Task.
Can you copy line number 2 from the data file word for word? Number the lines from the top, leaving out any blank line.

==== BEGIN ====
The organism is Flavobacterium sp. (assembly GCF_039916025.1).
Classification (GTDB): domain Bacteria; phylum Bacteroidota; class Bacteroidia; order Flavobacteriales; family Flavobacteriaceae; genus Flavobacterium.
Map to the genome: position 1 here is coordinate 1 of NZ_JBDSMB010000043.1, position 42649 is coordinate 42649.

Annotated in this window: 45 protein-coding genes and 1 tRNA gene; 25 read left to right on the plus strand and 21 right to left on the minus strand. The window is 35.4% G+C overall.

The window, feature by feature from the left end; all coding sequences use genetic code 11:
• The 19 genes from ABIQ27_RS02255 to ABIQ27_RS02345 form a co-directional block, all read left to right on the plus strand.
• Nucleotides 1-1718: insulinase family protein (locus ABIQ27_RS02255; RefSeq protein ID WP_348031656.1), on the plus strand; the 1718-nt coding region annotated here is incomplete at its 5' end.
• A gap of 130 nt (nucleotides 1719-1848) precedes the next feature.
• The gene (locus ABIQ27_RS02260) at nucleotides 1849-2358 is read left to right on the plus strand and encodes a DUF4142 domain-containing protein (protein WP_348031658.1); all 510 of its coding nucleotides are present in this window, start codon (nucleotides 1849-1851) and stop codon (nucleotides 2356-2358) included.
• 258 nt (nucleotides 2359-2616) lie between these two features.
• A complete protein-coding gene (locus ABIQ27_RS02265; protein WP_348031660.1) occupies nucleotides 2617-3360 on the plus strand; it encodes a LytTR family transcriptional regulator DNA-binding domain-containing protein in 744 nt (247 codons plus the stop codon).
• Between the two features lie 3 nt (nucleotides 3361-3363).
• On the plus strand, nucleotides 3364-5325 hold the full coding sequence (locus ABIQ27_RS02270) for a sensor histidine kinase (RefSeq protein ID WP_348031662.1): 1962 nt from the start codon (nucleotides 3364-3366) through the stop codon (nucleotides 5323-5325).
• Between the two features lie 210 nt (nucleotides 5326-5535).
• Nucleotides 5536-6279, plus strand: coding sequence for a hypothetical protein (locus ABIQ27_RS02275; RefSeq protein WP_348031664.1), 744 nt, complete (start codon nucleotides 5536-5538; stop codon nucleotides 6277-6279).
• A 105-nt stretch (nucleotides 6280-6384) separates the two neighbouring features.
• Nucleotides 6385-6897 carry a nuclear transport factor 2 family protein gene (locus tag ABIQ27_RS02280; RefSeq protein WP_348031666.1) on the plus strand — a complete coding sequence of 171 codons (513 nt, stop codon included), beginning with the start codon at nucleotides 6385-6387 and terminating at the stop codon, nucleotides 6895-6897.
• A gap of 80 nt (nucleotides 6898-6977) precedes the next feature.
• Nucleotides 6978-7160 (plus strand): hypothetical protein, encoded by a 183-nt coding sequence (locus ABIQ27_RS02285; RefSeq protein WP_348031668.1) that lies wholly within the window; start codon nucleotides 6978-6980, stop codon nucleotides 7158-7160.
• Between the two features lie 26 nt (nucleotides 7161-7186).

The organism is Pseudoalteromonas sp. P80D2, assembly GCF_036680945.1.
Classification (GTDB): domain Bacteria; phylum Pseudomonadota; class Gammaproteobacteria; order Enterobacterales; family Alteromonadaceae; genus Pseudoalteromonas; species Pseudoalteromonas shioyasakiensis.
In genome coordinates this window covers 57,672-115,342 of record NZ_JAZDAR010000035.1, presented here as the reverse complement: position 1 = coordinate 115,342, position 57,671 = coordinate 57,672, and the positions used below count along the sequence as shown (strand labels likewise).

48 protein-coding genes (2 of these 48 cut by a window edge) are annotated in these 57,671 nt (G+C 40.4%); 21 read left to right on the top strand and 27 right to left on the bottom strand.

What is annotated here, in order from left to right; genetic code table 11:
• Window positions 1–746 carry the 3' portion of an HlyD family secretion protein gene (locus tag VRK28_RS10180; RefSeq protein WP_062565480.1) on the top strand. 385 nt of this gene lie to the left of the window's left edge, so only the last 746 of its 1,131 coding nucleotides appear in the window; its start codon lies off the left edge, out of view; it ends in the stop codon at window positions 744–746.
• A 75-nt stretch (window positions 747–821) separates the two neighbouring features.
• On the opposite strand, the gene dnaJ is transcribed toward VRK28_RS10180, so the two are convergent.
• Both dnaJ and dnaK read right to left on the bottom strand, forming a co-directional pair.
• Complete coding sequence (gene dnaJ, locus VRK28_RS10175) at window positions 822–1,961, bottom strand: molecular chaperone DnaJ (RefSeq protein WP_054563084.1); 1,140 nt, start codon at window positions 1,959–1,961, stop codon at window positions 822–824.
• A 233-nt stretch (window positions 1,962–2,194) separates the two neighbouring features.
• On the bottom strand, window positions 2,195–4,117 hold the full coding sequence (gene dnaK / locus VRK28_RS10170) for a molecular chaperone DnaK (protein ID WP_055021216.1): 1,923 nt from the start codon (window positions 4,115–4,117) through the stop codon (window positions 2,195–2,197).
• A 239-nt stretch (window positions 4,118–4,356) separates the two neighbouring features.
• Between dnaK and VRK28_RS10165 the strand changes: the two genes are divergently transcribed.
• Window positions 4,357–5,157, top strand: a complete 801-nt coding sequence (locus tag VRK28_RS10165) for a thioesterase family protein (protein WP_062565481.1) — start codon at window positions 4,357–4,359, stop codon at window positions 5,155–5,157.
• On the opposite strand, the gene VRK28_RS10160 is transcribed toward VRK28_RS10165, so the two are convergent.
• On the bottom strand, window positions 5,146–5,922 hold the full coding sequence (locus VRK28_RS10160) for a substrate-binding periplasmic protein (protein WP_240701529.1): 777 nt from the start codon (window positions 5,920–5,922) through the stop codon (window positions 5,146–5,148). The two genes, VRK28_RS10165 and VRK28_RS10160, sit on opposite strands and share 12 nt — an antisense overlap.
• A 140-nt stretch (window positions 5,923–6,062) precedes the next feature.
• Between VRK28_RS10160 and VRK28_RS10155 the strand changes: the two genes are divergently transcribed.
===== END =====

Classification (GTDB): domain Bacteria; phylum Bacteroidota; class Bacteroidia; order Flavobacteriales; family Flavobacteriaceae; genus Flavobacterium.